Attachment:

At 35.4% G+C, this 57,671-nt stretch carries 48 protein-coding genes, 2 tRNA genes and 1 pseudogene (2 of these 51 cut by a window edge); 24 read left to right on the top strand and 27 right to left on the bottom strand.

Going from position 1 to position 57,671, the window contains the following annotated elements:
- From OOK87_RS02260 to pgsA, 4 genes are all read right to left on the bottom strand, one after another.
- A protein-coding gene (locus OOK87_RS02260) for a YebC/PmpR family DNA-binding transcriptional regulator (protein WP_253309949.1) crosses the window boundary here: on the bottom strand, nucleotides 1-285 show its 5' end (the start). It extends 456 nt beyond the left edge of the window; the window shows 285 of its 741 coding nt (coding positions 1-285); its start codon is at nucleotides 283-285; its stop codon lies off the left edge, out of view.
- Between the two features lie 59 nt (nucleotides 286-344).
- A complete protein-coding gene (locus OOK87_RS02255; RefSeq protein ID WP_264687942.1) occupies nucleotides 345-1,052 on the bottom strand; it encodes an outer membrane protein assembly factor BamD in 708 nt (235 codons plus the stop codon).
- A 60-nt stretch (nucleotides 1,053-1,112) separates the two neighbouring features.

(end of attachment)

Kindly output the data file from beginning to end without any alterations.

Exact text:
At 35.4% G+C, this 57,671-nt stretch carries 48 protein-coding genes, 2 tRNA genes and 1 pseudogene (2 of these 51 cut by a window edge); 24 read left to right on the top strand and 27 right to left on the bottom strand.

Going from position 1 to position 57,671, the window contains the following annotated elements:
- From OOK87_RS02260 to pgsA, 4 genes are all read right to left on the bottom strand, one after another.
- A protein-coding gene (locus OOK87_RS02260) for a YebC/PmpR family DNA-binding transcriptional regulator (protein WP_253309949.1) crosses the window boundary here: on the bottom strand, nucleotides 1-285 show its 5' end (the start). It extends 456 nt beyond the left edge of the window; the window shows 285 of its 741 coding nt (coding positions 1-285); its start codon is at nucleotides 283-285; its stop codon lies off the left edge, out of view.
- Between the two features lie 59 nt (nucleotides 286-344).
- A complete protein-coding gene (locus OOK87_RS02255; RefSeq protein ID WP_264687942.1) occupies nucleotides 345-1,052 on the bottom strand; it encodes an outer membrane protein assembly factor BamD in 708 nt (235 codons plus the stop codon).
- A 60-nt stretch (nucleotides 1,053-1,112) separates the two neighbouring features.